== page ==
A large crowd of dorm denizens gathered in the front lobby of UCLA’s Hedrick Residence Hall, anxiously awaiting the announcement of their numbers piped in over the PA system.  With each birthday read someone celebrated or moaned.   

I ended up with 259, a number I felt was relatively safe.  Indeed, in my senior year, 1972, I went I-A for a year, was not called, and hence was forever exempt. 

But roundabout, the draft affected me greatly.  My good friend got the number 3.  He immediately went and joined Air Force ROTC, so that when he was called four years from then–and he was certain that would happen–he would at least enter as an officer.  As he had suspected, the war still raged four years later, and my friend was assigned to Hanscom Air Force Base in Burlington, Mass.  Meanwhile, my new bride and I packed up our car and drove to New York City, where I hoped to begin a career that would rival Bob Dylan’s.  Alas, when we got there, NYC proved too much of a cultural shock (it was then, remember, at its nadir as an inhabitable city), and after a couple of weeks, we thought we’d high-tail it back home.  But not before we visited our friend in Burlington.  We arrived in Massachusetts on a Thursday, and on Saturday we drove down to Boston to see the city for the first time.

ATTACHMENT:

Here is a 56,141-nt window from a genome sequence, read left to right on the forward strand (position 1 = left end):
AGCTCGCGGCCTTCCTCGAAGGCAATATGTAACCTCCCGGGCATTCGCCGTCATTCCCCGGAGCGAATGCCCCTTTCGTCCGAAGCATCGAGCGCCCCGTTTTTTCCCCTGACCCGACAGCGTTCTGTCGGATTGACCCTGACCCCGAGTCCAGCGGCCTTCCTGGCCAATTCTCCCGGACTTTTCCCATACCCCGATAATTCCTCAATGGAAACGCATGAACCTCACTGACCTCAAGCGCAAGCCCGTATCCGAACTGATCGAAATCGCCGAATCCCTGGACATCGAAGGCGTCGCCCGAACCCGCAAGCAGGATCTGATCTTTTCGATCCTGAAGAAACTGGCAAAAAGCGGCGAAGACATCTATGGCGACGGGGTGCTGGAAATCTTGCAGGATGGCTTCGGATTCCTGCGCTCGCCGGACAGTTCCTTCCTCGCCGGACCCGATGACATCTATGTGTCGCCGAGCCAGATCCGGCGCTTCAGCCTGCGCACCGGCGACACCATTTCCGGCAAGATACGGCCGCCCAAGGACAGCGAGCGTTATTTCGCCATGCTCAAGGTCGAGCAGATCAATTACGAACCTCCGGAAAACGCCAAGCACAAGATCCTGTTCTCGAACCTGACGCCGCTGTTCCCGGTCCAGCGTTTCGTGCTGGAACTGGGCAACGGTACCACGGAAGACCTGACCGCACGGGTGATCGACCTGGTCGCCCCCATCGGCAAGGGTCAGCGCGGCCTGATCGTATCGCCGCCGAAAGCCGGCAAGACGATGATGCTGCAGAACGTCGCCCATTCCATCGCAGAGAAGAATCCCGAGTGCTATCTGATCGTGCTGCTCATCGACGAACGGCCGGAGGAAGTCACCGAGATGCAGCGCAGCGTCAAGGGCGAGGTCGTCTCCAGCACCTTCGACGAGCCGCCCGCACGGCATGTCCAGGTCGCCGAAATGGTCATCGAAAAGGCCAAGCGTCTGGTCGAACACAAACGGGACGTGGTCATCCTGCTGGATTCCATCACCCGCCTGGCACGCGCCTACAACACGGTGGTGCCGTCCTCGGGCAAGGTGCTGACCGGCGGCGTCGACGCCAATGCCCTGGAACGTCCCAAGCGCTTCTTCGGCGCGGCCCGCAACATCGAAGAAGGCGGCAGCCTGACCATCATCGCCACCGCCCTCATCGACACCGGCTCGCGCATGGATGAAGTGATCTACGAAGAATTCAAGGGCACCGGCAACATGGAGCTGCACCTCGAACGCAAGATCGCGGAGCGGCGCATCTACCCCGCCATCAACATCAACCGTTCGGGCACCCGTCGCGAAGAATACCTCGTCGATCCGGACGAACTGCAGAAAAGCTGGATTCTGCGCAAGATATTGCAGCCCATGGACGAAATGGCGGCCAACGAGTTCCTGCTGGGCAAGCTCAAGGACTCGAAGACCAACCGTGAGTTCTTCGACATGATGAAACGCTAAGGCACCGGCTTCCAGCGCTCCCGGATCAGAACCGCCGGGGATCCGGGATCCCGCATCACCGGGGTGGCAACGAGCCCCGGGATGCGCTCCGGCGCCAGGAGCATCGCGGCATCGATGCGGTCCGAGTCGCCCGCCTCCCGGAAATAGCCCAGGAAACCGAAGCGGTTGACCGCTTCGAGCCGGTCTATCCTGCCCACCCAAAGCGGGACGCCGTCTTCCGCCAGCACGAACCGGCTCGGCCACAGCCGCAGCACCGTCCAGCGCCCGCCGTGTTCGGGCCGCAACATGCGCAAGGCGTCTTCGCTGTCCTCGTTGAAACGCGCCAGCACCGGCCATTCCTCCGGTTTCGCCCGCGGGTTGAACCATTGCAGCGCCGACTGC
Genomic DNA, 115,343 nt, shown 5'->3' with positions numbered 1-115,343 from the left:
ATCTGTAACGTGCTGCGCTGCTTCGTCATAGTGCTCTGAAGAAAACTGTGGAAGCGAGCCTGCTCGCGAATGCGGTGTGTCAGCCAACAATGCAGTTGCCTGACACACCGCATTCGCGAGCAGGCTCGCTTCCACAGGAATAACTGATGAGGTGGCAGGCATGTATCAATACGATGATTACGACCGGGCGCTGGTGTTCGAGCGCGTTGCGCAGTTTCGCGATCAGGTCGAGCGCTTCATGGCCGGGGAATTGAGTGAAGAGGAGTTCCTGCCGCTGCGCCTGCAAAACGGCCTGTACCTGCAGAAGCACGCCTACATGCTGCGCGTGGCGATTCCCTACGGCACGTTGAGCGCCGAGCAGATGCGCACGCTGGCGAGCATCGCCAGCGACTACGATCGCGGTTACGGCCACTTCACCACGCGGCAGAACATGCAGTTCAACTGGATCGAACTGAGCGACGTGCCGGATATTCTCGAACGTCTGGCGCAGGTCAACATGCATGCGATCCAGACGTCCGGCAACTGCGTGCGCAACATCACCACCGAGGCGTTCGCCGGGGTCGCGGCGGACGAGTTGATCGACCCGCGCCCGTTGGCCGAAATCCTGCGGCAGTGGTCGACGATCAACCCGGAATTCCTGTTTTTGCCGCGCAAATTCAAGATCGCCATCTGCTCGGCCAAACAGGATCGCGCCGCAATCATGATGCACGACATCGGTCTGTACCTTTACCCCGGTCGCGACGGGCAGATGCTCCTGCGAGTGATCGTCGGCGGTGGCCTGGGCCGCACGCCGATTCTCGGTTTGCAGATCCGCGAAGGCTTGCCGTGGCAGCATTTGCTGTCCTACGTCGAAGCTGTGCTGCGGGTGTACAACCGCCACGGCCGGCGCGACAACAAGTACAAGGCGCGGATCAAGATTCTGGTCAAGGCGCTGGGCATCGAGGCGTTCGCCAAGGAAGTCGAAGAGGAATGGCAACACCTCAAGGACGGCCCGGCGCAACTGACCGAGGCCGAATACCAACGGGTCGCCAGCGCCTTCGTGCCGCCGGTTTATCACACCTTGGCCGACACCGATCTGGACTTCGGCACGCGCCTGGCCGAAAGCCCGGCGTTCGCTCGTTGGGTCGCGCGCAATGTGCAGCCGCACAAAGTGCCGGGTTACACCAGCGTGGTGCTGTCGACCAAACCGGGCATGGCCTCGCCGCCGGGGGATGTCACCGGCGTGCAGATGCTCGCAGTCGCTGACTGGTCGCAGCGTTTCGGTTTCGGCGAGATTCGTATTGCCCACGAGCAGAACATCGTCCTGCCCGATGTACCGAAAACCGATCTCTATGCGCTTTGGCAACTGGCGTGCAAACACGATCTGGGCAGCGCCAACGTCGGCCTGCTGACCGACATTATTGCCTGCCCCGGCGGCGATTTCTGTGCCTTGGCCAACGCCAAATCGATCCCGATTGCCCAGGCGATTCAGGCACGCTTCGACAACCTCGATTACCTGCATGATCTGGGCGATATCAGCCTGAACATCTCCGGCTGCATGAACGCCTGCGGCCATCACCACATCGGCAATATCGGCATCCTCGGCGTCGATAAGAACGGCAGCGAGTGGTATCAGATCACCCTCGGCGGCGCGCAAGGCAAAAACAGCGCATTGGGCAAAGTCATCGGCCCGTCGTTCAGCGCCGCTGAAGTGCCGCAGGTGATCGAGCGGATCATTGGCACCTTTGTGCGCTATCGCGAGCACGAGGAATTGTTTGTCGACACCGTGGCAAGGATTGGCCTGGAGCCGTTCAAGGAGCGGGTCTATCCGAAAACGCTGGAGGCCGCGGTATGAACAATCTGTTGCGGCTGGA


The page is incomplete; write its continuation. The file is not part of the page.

It was love at first sight.  On Sunday we drove into the city again and rented a third floor studio apartment on Beacon St, near St. Mary’s Place, where the Cleveland Circle trolley emerges from the underground at the Brookline city limits.  We lived there 16 wonderful months.  I eventually abandoned my erstwhile music career, but the memories of those delightful days in Boston and our myriad explorations in beautiful New England remain one of our grandest adventures.  And I’ve never stopped being in love with that wonderful wonderful city.